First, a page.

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The student news site of Day Creek Intermediate School

The Day Creek Howl

The student news site of Day Creek Intermediate School

The Day Creek Howl

The student news site of Day Creek Intermediate School

The Day Creek Howl

Save a species: “Adoptaxolot”

An axolotl in a zoo nearby Lake Xochimilco in Mexico City.
David B.
An axolotl in a zoo nearby Lake Xochimilco in Mexico City.

Axolotls are critically endangered salamanders native to Lake Xochimilco and the waterways of Mexico City. They have gained huge popularity through social media with the hit game Minecraft.

The number of Axolotls in their natural habitat have dwindled by 99.5% in the past twenty years. The dramatic population decline is attributed to three factors: the urbanization of Mexico City, competing fish, and pollution. As Mexico City has expanded, the surrounding wetlands have been emptied. Lake Xochimilco, where axolotls live, used to be part of the greater Lake Texcoco. As their habitat shrinks, animals compete for food and space. For instance, the tilapia has been eating axolotl eggs while also consuming shared resources that were once plentiful for both animals. Finally, water and plastic pollution has damaged the axolotl population. Plastic and other trash harms axolotls’ gills and poisons their food.

In most states, it is illegal to own an axolotl because they are endangered, yet the cause has still generated plenty of interest. In response, the National Autonomous University of Mexico started a nonprofit called “Adoptaxolot” which allows the public to “adopt” a virtual axolotl for about 600 pesos or $35. Last year, the campaign raised $30,000. While this may seem like a lot, local ecologist Luis Zambrano said ten times that amount is needed to restore the axolotl population. The National Autonomous University of Mexico stated that the money raised would be used for habitat restoration and the use of chinampas in agriculture. It will also provide for filters in Lake Xochimilco to stop pollutants from entering the water.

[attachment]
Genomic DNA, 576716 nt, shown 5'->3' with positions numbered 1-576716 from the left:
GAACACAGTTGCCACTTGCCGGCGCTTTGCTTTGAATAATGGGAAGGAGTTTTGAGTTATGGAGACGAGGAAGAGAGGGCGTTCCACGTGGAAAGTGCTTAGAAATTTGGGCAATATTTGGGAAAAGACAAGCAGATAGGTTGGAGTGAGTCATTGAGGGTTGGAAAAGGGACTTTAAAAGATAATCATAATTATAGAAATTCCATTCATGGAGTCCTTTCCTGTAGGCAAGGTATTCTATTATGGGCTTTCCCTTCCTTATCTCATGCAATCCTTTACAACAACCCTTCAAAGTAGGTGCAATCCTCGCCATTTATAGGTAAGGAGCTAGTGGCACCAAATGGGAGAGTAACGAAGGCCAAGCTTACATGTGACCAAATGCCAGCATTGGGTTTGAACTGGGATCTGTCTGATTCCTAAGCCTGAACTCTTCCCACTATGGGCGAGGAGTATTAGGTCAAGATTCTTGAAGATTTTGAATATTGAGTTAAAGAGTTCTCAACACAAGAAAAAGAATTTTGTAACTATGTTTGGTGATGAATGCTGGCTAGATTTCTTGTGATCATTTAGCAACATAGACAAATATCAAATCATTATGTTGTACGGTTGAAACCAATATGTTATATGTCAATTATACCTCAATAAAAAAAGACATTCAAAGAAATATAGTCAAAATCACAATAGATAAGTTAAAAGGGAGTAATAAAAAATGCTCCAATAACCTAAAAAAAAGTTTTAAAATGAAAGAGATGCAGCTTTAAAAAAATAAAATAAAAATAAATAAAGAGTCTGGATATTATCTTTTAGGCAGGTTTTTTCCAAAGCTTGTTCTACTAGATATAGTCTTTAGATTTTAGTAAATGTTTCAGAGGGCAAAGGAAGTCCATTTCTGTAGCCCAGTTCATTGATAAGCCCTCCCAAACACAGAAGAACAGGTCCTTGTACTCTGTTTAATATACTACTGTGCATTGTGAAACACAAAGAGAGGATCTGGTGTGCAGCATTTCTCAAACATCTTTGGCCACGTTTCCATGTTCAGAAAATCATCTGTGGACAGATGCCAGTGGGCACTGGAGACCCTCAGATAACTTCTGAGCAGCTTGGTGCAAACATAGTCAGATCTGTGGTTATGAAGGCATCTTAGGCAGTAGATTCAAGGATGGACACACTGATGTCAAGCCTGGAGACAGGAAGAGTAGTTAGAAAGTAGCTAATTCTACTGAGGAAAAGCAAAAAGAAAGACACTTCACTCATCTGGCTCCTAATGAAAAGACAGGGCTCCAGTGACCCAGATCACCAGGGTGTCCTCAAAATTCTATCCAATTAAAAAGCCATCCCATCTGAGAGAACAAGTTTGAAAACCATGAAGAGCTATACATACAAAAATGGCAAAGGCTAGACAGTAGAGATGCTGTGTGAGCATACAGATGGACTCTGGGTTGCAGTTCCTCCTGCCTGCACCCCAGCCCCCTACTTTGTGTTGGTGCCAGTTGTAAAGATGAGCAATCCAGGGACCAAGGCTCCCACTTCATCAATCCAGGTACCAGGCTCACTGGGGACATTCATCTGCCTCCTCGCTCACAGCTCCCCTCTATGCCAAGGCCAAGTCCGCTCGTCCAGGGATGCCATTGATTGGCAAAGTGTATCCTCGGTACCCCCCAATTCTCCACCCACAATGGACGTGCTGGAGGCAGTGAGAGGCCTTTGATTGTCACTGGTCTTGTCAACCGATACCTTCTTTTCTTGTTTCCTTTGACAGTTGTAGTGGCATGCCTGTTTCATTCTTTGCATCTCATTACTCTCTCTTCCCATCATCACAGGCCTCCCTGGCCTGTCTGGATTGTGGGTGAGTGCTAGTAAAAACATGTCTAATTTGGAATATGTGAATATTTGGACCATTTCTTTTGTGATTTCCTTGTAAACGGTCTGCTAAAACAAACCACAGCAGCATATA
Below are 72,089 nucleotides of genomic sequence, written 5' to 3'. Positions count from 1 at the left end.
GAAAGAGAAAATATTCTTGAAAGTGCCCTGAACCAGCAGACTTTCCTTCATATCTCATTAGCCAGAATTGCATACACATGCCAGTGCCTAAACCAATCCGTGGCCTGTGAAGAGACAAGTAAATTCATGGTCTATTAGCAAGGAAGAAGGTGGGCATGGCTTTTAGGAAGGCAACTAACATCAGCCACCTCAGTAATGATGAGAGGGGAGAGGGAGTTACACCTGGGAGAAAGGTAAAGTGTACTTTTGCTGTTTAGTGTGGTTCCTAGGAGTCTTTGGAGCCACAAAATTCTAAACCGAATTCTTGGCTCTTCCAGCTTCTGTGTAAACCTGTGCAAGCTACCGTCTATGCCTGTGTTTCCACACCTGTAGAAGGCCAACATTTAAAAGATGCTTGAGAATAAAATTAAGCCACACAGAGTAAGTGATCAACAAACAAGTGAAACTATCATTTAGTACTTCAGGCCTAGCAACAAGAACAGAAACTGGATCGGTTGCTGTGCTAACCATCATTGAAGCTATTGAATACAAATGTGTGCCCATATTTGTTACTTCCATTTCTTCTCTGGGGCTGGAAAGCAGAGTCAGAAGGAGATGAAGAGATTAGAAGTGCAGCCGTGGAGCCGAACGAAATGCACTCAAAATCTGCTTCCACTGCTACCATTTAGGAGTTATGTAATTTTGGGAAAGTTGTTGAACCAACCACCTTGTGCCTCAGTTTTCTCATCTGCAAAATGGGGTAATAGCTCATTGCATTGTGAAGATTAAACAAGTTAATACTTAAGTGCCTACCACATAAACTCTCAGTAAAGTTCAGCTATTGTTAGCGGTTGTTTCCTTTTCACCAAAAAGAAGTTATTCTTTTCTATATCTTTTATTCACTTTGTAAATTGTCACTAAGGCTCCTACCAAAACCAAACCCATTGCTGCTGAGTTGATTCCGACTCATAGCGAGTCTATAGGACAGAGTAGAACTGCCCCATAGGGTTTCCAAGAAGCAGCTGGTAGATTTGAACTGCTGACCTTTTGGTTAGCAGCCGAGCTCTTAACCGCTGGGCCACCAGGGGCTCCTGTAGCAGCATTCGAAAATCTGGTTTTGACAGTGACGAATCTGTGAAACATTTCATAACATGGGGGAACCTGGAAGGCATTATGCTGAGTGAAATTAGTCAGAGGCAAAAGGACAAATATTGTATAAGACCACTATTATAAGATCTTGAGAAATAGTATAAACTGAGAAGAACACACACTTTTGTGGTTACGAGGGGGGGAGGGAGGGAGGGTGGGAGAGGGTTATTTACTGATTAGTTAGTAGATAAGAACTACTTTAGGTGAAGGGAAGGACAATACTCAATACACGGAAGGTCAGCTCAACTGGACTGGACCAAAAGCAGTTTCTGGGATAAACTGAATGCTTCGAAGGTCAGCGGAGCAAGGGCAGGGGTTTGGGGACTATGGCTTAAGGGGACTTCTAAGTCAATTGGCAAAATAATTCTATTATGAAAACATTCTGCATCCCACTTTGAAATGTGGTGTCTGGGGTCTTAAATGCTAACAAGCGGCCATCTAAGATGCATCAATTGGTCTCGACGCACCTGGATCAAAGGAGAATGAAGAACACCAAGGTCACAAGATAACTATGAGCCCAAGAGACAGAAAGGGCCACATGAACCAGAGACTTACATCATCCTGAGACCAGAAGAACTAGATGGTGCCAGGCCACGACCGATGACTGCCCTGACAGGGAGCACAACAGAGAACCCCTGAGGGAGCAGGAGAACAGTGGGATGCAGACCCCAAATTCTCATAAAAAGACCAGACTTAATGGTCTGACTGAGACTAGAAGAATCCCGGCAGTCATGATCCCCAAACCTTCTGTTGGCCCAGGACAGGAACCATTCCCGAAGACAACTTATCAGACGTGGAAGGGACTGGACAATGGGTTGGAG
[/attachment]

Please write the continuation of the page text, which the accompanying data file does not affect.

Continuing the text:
Axolotls are actually beneficial to humankind, as they help clean the water in Mexico City, the most populated city in North America. The animal also has unique properties that regenerate tissue. Scientists believe that it could aid in the fight against cancer as their genes are resistant to cancer formation and expansion

Axolotls have been beloved since early Aztec civilization, and Luis Zambrano hopes that social media and the current campaign could help the animal thrive for generations to come.

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About the Contributor
David B., SODC/Big News
David likes to write. But in most of his spare time he enjoys playing games and reading articles to learn about new things. He also enjoys school and learning new things. He wants to be a professor.